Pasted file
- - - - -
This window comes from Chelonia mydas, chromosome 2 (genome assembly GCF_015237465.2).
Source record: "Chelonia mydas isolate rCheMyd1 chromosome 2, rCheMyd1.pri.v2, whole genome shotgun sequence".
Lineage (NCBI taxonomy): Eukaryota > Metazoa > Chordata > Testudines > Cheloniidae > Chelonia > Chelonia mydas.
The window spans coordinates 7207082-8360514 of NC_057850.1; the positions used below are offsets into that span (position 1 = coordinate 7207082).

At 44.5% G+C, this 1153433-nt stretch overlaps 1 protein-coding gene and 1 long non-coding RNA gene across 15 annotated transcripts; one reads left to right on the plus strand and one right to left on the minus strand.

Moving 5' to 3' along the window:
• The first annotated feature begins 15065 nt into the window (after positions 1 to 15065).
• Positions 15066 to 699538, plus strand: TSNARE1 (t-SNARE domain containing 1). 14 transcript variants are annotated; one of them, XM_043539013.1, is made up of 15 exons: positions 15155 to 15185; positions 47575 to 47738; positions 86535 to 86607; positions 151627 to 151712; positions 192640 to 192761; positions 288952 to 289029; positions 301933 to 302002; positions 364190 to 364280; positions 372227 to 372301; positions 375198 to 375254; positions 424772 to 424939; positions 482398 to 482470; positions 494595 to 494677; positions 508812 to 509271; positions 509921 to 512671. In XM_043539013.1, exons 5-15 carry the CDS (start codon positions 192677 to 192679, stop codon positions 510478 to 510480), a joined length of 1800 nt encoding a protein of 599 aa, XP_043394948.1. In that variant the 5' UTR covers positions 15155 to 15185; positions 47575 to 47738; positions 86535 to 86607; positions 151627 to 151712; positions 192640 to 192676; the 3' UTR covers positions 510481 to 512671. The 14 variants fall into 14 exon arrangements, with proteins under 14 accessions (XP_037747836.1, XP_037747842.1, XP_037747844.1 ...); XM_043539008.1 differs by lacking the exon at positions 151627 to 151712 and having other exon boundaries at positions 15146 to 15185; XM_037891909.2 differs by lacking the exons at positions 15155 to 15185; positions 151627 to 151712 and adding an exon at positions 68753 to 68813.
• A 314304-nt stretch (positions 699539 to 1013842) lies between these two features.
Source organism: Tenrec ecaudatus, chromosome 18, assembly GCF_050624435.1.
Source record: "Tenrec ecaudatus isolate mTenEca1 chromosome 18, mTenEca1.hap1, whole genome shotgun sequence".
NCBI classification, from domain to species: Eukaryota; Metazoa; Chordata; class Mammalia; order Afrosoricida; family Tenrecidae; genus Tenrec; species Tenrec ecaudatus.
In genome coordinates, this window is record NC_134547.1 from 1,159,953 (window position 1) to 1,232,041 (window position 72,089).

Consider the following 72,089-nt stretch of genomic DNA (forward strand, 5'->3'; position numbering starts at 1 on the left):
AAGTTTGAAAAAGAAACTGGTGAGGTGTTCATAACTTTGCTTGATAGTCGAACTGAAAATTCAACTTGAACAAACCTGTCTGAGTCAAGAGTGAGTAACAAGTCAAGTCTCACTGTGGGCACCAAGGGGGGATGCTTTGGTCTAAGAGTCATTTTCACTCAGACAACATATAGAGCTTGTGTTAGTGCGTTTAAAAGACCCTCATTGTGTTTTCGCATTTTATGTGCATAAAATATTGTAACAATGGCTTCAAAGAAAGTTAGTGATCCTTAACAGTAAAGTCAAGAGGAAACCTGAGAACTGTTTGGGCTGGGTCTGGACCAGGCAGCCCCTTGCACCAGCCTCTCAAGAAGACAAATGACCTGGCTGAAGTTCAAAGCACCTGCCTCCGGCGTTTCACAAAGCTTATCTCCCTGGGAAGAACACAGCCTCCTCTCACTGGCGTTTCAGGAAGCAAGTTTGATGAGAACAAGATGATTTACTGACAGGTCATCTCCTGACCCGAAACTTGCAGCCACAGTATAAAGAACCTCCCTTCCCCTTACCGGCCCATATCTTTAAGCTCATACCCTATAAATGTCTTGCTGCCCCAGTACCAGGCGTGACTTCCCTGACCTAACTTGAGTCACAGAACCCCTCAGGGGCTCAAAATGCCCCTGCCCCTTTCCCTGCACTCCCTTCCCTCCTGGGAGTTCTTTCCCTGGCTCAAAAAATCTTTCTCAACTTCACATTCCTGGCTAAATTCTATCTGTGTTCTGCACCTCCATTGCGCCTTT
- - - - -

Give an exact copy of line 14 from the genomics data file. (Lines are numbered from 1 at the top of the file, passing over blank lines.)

Consider the following 72,089-nt stretch of genomic DNA (forward strand, 5'->3'; position numbering starts at 1 on the left):